One only needs to read the latest legal blog or newspaper to find a story about ambiguous statutory language at the center of a dispute. Courts solve these disputes in a variety of ways, including using statutory interpretation tools, such as textual aids, canons of construction, and legislative history. Of course, not every scholar or judge agrees on when, how, and even if a court should employ these tools. On the one hand, textualists follow a formalist approach that requires a court to look to just the text in interpreting a statute and to reject tools that consider extrinsic evidence, such as legislative history. On the other hand, purposivists believe the most important goal is to find the legislative purpose or intent behind the statute, which may require the court to rely on legislative history. What is missing from this debate about how to use statutory interpretation tools, though, is how a court should treat materials that legislative drafters actually use when drafting the law.
At the age of nineteen, Shamoon Yousif moved from Iraq to Mesa, Arizona, where he opened two grocery stores. After his wife was diagnosed with metastatic breast cancer, Yousif asked his brother Sami to manage one of his grocery stores. Unbeknownst to him, Sami began to stock Yousif’s store with stolen goods purchased from “boosters” for resale. In May 2008, police seized much of Yousif’s assets—including his home, his car, his two stores, his bank accounts, and his recently-deceased wife’s jewelry. Police seized the property pursuant to an ex parte seizure warrant based only on probable cause. His property was seized without prior notice, and he was denied a prompt post-seizure hearing to challenge the seizure.
Yousif was charged with a number of racketeering offenses, including trafficking in stolen property, fraudulent schemes and artifices, and illegally conducting an enterprise. With no constitutional right to counsel due to the civil nature of the forfeiture proceedings, he was forced to mount a defense with virtually no assets at his disposal. Like many who find themselves in this unfortunate scenario, Yousif settled. Today, he is indebted to the State of Arizona and turns over the bulk of his salary to a racketeering fund, which law enforcement agencies have come to depend on to fund future racketeering investigations.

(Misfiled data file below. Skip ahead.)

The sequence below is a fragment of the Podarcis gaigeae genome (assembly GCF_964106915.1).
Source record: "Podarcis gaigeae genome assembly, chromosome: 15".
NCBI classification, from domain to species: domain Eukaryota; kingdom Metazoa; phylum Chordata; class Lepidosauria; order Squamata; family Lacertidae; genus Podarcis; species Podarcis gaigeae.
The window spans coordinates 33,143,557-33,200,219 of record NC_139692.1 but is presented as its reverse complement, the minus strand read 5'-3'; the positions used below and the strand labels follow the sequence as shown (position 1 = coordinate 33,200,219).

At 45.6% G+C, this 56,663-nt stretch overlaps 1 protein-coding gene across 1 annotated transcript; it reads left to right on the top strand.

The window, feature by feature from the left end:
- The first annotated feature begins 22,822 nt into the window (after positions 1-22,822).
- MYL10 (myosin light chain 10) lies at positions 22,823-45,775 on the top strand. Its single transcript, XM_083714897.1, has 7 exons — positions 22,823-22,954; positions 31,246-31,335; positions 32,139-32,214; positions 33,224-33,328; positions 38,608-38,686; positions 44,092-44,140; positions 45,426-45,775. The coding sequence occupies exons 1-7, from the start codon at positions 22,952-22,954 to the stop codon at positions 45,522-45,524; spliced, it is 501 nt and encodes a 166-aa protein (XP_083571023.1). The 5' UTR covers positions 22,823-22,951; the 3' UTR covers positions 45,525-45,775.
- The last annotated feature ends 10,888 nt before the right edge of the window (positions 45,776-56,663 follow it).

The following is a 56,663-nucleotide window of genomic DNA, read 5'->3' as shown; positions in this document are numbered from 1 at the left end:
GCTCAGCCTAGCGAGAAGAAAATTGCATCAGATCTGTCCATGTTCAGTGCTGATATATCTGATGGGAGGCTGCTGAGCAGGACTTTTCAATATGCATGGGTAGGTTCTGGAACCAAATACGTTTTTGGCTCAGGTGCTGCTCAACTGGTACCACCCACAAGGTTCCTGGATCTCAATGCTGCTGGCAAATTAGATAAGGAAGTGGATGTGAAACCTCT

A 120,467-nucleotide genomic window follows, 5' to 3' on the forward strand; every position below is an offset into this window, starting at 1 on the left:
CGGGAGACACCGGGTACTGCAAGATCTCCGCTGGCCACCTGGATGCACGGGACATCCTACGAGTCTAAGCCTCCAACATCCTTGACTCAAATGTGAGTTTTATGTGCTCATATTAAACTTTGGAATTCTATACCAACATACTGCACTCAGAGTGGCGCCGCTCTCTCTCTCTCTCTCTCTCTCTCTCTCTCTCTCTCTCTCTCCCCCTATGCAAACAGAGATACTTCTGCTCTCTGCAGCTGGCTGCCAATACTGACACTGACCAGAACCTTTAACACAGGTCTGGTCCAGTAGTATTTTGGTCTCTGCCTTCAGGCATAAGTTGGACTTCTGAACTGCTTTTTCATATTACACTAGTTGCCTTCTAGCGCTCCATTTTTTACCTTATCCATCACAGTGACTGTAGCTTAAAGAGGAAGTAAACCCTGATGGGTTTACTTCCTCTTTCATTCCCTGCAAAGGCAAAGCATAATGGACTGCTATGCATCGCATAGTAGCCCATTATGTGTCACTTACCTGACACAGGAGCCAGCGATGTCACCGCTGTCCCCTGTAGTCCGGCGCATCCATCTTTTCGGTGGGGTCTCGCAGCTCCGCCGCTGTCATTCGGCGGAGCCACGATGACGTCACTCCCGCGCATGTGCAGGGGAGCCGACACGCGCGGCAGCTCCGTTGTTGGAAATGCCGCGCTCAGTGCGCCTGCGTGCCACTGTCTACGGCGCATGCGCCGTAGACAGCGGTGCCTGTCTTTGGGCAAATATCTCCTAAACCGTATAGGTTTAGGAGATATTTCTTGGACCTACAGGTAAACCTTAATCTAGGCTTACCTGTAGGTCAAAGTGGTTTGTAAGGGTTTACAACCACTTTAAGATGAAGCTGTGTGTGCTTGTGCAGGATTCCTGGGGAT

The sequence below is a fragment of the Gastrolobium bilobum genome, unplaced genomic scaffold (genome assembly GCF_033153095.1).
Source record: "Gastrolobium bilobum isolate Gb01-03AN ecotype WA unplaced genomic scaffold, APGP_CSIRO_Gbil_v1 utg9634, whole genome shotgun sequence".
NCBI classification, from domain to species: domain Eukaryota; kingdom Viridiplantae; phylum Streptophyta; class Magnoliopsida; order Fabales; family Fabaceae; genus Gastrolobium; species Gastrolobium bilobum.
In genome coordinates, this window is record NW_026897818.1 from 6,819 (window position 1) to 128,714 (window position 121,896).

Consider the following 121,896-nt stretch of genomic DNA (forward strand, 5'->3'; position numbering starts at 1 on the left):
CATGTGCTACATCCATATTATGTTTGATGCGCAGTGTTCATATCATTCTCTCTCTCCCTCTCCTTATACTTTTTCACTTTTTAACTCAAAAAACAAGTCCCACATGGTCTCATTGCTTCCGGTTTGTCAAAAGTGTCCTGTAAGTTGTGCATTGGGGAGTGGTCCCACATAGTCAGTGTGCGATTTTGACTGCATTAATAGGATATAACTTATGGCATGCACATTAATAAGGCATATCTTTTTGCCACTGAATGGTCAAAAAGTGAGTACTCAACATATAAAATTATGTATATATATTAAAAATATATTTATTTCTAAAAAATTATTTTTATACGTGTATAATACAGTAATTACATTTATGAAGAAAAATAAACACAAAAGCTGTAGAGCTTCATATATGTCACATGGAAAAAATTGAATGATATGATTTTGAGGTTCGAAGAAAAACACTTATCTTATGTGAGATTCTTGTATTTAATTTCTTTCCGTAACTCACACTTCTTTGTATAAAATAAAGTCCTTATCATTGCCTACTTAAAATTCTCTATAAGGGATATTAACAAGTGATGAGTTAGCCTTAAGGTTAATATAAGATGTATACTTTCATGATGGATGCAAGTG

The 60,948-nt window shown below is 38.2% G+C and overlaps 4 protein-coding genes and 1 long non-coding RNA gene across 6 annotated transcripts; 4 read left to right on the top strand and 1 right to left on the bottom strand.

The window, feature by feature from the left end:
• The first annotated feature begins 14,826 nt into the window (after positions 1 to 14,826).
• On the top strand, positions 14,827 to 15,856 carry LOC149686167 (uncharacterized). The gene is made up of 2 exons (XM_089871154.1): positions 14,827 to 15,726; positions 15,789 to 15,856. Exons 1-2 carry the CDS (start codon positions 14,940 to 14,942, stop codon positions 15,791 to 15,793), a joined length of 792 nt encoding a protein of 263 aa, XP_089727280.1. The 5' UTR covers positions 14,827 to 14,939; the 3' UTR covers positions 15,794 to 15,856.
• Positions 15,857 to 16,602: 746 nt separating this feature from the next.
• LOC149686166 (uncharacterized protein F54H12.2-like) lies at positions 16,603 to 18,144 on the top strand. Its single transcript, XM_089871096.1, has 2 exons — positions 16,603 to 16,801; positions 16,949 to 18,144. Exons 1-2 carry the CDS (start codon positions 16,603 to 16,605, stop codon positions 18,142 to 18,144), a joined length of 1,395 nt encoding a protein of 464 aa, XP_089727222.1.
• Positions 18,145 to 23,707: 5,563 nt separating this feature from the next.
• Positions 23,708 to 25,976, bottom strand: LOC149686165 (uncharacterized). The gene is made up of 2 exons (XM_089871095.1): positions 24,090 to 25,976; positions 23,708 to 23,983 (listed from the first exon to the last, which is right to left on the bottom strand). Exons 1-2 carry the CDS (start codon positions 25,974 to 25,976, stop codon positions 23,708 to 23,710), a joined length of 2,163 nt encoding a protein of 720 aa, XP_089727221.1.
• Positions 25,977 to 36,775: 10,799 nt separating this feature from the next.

D. Alex Winkelman, David V. Yokum, Lisette C. Cole, Shelby C. Thompson, & Christopher T. Robertson
Trials are often imperfect. When inadmissible evidence is introduced or the jury is incorrectly instructed, judges must determine whether the error was prejudicial or merely harmless. In making that assessment, judges resort to speculation about the counterfactual question of whether the error changed ...
Brian M. McCall
Warren Buffett once referred to derivatives as “financial weapons of mass destruction.” Academics, analysts, politicians and regulators have argued that one form of derivative contract was responsible, at least in significant part, for the mass destruction of the financial system in 2008: credit default swaps (“CDSs”).
Eric Dinallo, the New York Superintendent of Insurance, compared the 2008 Financial ...
Perry Thomas Klauber
The federal courts are divided concerning the interpretation of the general, federal removal statute 28 U.S.C. § 1441(a). The statute states that a defendant can remove any civil action from state court to a federal district court so long as the federal court has original jurisdiction. Some courts use a functional test to interpret the meaning ...